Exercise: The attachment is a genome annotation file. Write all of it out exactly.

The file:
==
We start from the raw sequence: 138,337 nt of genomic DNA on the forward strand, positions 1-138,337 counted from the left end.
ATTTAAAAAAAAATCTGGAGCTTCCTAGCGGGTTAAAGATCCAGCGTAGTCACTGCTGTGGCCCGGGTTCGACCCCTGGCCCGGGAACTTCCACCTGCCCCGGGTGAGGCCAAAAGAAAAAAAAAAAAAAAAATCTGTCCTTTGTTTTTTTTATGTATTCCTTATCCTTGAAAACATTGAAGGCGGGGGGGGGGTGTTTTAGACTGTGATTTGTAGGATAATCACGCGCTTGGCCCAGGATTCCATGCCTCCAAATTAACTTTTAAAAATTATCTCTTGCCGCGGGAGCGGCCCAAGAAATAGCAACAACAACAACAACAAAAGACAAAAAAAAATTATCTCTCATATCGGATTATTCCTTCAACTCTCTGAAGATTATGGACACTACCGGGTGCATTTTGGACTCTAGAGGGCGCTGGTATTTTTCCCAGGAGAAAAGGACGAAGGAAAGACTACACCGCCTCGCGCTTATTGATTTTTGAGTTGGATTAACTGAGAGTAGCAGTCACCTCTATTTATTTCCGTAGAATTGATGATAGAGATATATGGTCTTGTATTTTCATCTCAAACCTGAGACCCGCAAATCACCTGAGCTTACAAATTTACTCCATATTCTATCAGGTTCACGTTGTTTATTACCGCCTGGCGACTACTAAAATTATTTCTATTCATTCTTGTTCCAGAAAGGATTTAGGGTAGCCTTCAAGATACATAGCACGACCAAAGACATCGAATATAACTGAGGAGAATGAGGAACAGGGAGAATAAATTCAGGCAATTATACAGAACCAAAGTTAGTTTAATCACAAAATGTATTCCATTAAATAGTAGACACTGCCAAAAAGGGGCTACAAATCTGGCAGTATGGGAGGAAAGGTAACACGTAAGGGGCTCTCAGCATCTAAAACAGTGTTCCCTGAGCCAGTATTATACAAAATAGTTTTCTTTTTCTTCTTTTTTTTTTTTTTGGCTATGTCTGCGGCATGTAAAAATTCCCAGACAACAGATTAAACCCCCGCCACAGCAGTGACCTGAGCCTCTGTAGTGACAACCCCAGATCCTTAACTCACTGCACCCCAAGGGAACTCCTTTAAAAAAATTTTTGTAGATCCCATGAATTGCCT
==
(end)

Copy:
We start from the raw sequence: 138,337 nt of genomic DNA on the forward strand, positions 1-138,337 counted from the left end.
ATTTAAAAAAAAATCTGGAGCTTCCTAGCGGGTTAAAGATCCAGCGTAGTCACTGCTGTGGCCCGGGTTCGACCCCTGGCCCGGGAACTTCCACCTGCCCCGGGTGAGGCCAAAAGAAAAAAAAAAAAAAAAATCTGTCCTTTGTTTTTTTTATGTATTCCTTATCCTTGAAAACATTGAAGGCGGGGGGGGGGTGTTTTAGACTGTGATTTGTAGGATAATCACGCGCTTGGCCCAGGATTCCATGCCTCCAAATTAACTTTTAAAAATTATCTCTTGCCGCGGGAGCGGCCCAAGAAATAGCAACAACAACAACAACAAAAGACAAAAAAAAATTATCTCTCATATCGGATTATTCCTTCAACTCTCTGAAGATTATGGACACTACCGGGTGCATTTTGGACTCTAGAGGGCGCTGGTATTTTTCCCAGGAGAAAAGGACGAAGGAAAGACTACACCGCCTCGCGCTTATTGATTTTTGAGTTGGATTAACTGAGAGTAGCAGTCACCTCTATTTATTTCCGTAGAATTGATGATAGAGATATATGGTCTTGTATTTTCATCTCAAACCTGAGACCCGCAAATCACCTGAGCTTACAAATTTACTCCATATTCTATCAGGTTCACGTTGTTTATTACCGCCTGGCGACTACTAAAATTATTTCTATTCATTCTTGTTCCAGAAAGGATTTAGGGTAGCCTTCAAGATACATAGCACGACCAAAGACATCGAATATAACTGAGGAGAATGAGGAACAGGGAGAATAAATTCAGGCAATTATACAGAACCAAAGTTAGTTTAATCACAAAATGTATTCCATTAAATAGTAGACACTGCCAAAAAGGGGCTACAAATCTGGCAGTATGGGAGGAAAGGTAACACGTAAGGGGCTCTCAGCATCTAAAACAGTGTTCCCTGAGCCAGTATTATACAAAATAGTTTTCTTTTTCTTCTTTTTTTTTTTTTTGGCTATGTCTGCGGCATGTAAAAATTCCCAGACAACAGATTAAACCCCCGCCACAGCAGTGACCTGAGCCTCTGTAGTGACAACCCCAGATCCTTAACTCACTGCACCCCAAGGGAACTCCTTTAAAAAAATTTTTGTAGATCCCATGAATTGCCT